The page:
BUTCHER HOLLER HERE WE COME
09/04/2020 - 13/04/2020
Butcher Holler Here We Come is a critically-acclaimed and award-winning original performance that descends into the interior landscape of the male psyche-in-crisis.
‘Toxic Masculinity’ is examined at its very source: five working class coal miners provide an archetypical cross-section of manhood which, when turned in on itself, negotiates a poetic and horrifying reckoning upon their own history. The result is a hallucinatory framework where secrets, lies, carnal desires, and traumatic lineages are unearthed and reversed. Other connotations of this toxicity are given dramatic voice through the politics of environmentalism, class, sexual orientation, and faith – all in a rapid-pace meditation on survival and the nature of reality itself.
Told in near-to-total darkness, with the use of headlamps to illuminate the actors while they weave in and around the audience, the play invites a visceral, terrifying, and emotionally-wrought forging of manhood as it actively interrogates itself, against the backdrop forces of an un-anthropomorphic world.
Proclaimed as “a jarring and fine introduction” to the festival by the New York Times, Butcher Holler Here We Come is a new American play that fuses the philosophy of Artaud’s Theatre of Cruelty with a poetic dialogue akin to Breece D’J Pancake’s short stories to provoke a deeply and socially-relevant conversation about gender, nature, economy, spirituality, and the phenomenology of storytelling.
BATS Theatre – video recorded in the Dome (before Lockdown)
with supplementary footage shot and edited in the USA for bridging
Available to download from 9 April at 6:30pm – and during Easter weekendFull Price $20
Concession Price $15
DON’T CLICK ‘BUY TICKET’ on the BATS website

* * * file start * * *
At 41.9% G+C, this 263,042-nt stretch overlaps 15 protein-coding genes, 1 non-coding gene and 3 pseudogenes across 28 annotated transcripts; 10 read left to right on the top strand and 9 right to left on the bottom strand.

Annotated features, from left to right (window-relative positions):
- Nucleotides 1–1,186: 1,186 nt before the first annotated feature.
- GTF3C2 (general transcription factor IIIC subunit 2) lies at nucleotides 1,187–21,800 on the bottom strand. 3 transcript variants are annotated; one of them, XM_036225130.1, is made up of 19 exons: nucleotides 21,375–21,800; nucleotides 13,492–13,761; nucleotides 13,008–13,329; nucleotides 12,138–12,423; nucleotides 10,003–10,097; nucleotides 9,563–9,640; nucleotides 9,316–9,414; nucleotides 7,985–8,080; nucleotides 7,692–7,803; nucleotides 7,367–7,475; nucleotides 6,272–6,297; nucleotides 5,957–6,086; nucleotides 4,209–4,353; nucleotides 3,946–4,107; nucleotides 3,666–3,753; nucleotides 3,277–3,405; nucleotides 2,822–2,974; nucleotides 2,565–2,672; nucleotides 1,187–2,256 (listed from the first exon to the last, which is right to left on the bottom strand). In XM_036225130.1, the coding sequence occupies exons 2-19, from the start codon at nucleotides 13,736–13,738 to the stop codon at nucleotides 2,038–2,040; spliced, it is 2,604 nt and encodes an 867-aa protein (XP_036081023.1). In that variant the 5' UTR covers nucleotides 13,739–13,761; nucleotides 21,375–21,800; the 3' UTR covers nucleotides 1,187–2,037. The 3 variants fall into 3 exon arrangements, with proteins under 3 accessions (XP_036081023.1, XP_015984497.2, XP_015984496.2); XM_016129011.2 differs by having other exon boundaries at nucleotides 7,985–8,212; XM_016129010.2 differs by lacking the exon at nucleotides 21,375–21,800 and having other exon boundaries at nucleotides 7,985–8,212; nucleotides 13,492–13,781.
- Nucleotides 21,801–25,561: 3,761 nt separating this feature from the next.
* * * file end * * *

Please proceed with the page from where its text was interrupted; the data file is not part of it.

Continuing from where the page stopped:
Link coming soon
A little background: At the beginning of March, when it was still very uncertain how COVID would impact American society and the economy, we embarked upon our first international tour of BUTCHER HOLLER HERE WE COME. Our plan was to perform 5 shows in Sydney, Australia, and then make it over to New Zealand where we would join up with the Wellington and Dunedin Fringe festivals.
The entire trip turned out to be a lesson in adaptability. At every turn, more and more of our shows were cancelled, until finally we were compelled to get creative. Like many of our friends and colleagues, we’ve decided to rise to the occasion, to take inspiration from the ancient Chinese wisdom that danger and crisis are often closely related to opportunity, and to find a way to continue to make art, despite extreme circumstances.
Half of this film was shot at BATS theatre in Wellington. The other half was filmed by each of us individually, while under quarantine. Over the last week, we have worked day and night to coordinate our filming, splicing, and post-production, often over terrible WiFi connections and with limited resources. Our goal was ambitious: to try to the best of our ability to make this not just a worthwhile project, but as close an emulation of our original stage production as possible. It almost didn’t happen, but we got it done. And we’re proud to be able to share this with you.
We’ve been touring this award-winning mudpuppy of a play for nearly 7 years, having produced it in more than 18 different cities across the United States. BUTCHER HOLLER tells the story of five coal miners, trapped in a collapsed mine in West Virginia, 1972. It is a vertiginous descent into the male psyche-in-crisis, an immersive theatrical experience, lit only by head lamps, and a hallucinatory narrative where secrets, lies, carnal desires, and traumatic lineages come boiling to the surface of the subliminal mind.
1 hr 15 mins
A stylistic, expressionistic experience
Review by Erin Harrington & John Smythe 10th Apr 2020
For nearly seven years Butcher Holler Here We Come played live in more than 18 cities across the United States then, in March this year, when America was still very uncertain how Coronavirus would impact its society and economy, the company embarked upon their first international tour.
Originally scheduled to play at Wellington’s BATS Theatre at the end of the NZ Fringe, from 19-28 March, after a short season in Sydney Australia and before going to the Dunedin Fringe, the production got caught in the slow but increasingly serious drift of COVID 19 containment policies. Just in time they made a digital recording of it at BATS then each actor individually self-recorded additional material while under quarantine. Co-ordinating, editing and post-producing it has been a challenge and now it’s available online throughout the Easter weekend.